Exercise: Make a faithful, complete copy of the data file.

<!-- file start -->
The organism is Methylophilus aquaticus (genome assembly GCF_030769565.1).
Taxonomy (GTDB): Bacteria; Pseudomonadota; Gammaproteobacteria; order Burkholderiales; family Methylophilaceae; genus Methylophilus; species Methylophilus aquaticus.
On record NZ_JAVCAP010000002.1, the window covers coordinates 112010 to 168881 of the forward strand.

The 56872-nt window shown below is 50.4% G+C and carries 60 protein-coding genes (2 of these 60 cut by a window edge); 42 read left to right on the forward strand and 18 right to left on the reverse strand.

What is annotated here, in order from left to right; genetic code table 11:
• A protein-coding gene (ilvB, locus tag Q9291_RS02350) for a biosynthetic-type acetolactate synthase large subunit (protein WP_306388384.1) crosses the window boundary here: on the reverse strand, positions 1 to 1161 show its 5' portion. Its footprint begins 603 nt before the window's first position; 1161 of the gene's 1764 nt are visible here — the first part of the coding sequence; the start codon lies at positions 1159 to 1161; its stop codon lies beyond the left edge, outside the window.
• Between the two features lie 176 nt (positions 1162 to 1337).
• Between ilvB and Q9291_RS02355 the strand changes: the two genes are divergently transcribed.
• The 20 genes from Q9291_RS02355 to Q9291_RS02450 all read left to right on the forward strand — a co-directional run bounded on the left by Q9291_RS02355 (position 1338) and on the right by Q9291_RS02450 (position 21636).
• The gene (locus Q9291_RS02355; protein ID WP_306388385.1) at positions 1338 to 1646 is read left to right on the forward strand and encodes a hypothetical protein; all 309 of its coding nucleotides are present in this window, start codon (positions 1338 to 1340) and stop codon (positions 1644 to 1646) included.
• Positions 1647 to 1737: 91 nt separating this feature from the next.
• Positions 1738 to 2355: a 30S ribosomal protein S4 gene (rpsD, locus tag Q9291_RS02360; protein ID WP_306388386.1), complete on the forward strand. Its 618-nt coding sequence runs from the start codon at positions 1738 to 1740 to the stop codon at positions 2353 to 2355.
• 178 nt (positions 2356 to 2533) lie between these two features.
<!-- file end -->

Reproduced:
The organism is Methylophilus aquaticus (genome assembly GCF_030769565.1).
Taxonomy (GTDB): Bacteria; Pseudomonadota; Gammaproteobacteria; order Burkholderiales; family Methylophilaceae; genus Methylophilus; species Methylophilus aquaticus.
On record NZ_JAVCAP010000002.1, the window covers coordinates 112010 to 168881 of the forward strand.

The 56872-nt window shown below is 50.4% G+C and carries 60 protein-coding genes (2 of these 60 cut by a window edge); 42 read left to right on the forward strand and 18 right to left on the reverse strand.

What is annotated here, in order from left to right; genetic code table 11:
• A protein-coding gene (ilvB, locus tag Q9291_RS02350) for a biosynthetic-type acetolactate synthase large subunit (protein WP_306388384.1) crosses the window boundary here: on the reverse strand, positions 1 to 1161 show its 5' portion. Its footprint begins 603 nt before the window's first position; 1161 of the gene's 1764 nt are visible here — the first part of the coding sequence; the start codon lies at positions 1159 to 1161; its stop codon lies beyond the left edge, outside the window.
• Between the two features lie 176 nt (positions 1162 to 1337).
• Between ilvB and Q9291_RS02355 the strand changes: the two genes are divergently transcribed.
• The 20 genes from Q9291_RS02355 to Q9291_RS02450 all read left to right on the forward strand — a co-directional run bounded on the left by Q9291_RS02355 (position 1338) and on the right by Q9291_RS02450 (position 21636).
• The gene (locus Q9291_RS02355; protein ID WP_306388385.1) at positions 1338 to 1646 is read left to right on the forward strand and encodes a hypothetical protein; all 309 of its coding nucleotides are present in this window, start codon (positions 1338 to 1340) and stop codon (positions 1644 to 1646) included.
• Positions 1647 to 1737: 91 nt separating this feature from the next.
• Positions 1738 to 2355: a 30S ribosomal protein S4 gene (rpsD, locus tag Q9291_RS02360; protein ID WP_306388386.1), complete on the forward strand. Its 618-nt coding sequence runs from the start codon at positions 1738 to 1740 to the stop codon at positions 2353 to 2355.
• 178 nt (positions 2356 to 2533) lie between these two features.